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How Can the Church Deny the Right of Women to Use IVF if They Cannot Conceive?


I am an advocate of in vitro fertilization. You may think that it is wrong because it promotes unnatural birth, but have you ever wanted to get pregnant and couldn’t? How can you oppose the right of a woman to have her baby? I would rather women adopt the orphans of this world, but I would never say that because a woman’s "conjugal" love cannot produce a child, she can never have children.


So often these days we deal with the argument that a woman has a right to choose to not have a baby—regardless of the fact that it is already in her womb. Now you are suggesting that a woman has a right to have a baby regardless of how the baby is conceived.

The Catholic Church is not attempting to define anyone’s feelings. It is concerned about what God allows and what he doesn’t. Our rights do not originate in how we feel. They come to us from God.

IVF carries with it a host of moral violations. Msgr. Daniel F. Hoye, the general secretary of the United States Catholic Conference and National Conference of Catholic Bishops in 1988, expressed grave concern over the decision by the secretary of health and human services to appoint an Ethics Advisory Board which would approve in vitro fertilization experiments in humans. In a letter he said, in part, “Recent studies suggest that over 95 percent of the embryos outside the mother’s body has made possible the deliberate discarding, freezing and experimental manipulation of human beings at their earliest state of development.”

Beyond the horrendous acts that accompany the IVF process, one should recognize that the human person, from the moment of conception, has a dignity that is to be respected. It is not to be used, manipulated, and destroyed so that a woman can have her “right to have a baby.” IVF is also destructive to marriage in ways less obvious but just as real (see Instruction on Respect for Human Life in its Origin and on the Dignity of Procreation).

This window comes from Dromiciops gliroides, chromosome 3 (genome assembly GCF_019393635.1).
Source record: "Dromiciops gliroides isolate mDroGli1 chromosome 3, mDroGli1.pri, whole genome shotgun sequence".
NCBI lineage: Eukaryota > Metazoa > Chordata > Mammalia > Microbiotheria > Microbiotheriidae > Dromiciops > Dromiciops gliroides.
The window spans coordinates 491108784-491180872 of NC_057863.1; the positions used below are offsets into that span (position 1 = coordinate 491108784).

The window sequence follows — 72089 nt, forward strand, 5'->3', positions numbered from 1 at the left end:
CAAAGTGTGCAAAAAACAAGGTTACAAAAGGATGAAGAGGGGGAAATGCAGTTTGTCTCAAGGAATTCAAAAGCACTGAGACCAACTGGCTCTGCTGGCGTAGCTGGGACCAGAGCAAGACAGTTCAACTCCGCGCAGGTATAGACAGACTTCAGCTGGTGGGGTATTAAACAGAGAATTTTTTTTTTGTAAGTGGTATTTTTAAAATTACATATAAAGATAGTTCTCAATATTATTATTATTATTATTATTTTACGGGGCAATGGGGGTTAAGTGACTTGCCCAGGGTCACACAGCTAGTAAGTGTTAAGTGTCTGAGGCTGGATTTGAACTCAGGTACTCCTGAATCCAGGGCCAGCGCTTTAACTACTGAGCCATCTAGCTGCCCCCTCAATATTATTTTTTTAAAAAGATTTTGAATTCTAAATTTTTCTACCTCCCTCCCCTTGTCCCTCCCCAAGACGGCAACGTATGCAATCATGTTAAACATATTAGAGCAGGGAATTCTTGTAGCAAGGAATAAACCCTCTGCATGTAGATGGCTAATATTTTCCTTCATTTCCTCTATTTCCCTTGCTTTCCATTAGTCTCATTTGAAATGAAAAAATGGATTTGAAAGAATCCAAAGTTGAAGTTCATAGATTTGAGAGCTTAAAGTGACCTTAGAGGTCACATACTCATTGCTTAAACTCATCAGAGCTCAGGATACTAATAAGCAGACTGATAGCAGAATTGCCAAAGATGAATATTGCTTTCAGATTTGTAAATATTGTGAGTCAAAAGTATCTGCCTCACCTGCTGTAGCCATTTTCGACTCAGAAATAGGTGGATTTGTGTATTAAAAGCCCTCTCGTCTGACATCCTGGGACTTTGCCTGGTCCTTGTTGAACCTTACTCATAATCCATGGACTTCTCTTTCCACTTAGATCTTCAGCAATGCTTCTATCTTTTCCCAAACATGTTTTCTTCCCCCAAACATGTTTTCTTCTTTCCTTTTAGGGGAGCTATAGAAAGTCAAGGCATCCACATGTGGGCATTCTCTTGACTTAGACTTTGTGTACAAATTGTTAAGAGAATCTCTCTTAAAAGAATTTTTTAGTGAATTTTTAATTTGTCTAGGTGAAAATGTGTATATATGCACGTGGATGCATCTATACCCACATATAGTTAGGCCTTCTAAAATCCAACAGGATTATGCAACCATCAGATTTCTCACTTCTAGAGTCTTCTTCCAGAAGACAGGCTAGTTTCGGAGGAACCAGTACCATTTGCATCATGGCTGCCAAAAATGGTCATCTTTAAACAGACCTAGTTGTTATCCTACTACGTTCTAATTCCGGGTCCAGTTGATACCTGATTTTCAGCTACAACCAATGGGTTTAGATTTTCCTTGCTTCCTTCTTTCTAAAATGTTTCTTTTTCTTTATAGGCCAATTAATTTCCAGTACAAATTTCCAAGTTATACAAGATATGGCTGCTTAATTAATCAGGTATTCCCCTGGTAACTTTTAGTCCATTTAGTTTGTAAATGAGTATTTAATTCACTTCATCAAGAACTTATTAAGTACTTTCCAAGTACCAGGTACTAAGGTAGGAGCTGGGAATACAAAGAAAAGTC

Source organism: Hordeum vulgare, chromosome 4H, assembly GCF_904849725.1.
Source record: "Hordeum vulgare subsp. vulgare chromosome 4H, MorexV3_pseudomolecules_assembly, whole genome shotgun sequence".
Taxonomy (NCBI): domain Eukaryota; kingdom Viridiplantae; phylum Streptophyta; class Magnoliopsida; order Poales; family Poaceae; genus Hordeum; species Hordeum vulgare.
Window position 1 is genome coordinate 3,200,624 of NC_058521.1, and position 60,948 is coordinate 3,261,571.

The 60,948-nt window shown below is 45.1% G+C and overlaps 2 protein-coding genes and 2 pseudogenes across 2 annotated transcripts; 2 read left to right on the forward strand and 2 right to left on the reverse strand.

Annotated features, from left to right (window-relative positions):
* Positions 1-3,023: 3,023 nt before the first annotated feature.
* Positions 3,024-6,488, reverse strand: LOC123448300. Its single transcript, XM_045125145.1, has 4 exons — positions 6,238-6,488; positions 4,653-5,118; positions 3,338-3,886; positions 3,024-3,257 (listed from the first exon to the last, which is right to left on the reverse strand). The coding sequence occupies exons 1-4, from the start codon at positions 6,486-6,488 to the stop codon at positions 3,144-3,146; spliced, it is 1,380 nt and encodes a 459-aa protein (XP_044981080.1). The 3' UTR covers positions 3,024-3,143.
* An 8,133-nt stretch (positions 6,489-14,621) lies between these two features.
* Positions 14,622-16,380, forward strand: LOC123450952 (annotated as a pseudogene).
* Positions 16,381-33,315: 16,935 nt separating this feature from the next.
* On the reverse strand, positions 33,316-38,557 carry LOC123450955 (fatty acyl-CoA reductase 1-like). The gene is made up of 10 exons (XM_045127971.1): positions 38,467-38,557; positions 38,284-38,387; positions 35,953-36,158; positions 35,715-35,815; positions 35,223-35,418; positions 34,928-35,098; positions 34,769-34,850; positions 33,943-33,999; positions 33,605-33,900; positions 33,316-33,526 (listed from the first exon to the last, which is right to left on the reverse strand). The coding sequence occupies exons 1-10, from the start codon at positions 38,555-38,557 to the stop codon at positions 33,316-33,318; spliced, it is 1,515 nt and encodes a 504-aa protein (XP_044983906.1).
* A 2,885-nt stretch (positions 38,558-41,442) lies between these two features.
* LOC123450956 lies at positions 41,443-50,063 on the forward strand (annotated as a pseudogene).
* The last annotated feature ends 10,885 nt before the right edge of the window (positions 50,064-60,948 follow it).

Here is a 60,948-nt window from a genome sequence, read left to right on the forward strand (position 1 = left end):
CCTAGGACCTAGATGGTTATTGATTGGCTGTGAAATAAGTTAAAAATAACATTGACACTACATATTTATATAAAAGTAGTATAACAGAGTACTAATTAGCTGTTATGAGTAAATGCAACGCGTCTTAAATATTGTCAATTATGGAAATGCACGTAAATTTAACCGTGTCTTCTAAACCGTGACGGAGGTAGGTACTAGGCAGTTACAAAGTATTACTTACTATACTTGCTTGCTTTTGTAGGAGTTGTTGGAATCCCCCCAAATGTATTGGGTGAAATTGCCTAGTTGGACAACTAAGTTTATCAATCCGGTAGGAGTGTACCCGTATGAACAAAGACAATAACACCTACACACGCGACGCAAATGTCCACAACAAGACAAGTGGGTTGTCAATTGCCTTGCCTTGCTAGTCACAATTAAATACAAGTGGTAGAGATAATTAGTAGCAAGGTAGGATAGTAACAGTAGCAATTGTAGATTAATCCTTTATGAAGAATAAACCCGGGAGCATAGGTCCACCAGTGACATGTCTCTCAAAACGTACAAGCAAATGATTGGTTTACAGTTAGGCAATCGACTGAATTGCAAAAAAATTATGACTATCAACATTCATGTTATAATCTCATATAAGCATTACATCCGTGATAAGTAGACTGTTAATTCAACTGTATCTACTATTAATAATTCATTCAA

Simply because we want something does not mean that we have a right to it. If we simply acted on our feelings and pursued whatever we felt like having, there would be utter chaos everywhere. We are not the center of creation; God is. It is God who decides what our rights are. God himself designed our sexuality. It is he who has the right to determine how we are to use it, and he has. He designed the context in which children are to be born, nurtured, and challenged on their way to adulthood. Therefore, each child has a right to be the result of God’s design: the product of the love of father and mother as expressed in the mutual self-gift of sexual union, which fulfills the “I do” of their wedding vows. The design is God’s. No one has the right to counter his design by pulling conception out of its context and de-personalizing it.

For those having difficulty conceiving, it can be a tremendous hardship and sorrow. But skirting the moral law is not the answer. There are licit means to enhance fertility or overcome obstacles that inhibit conception. And as you mentioned, there are many children in the world looking for parents to love them through adoption. Trusting God and working within his laws is the way to approach any challenge we are presented with in life.

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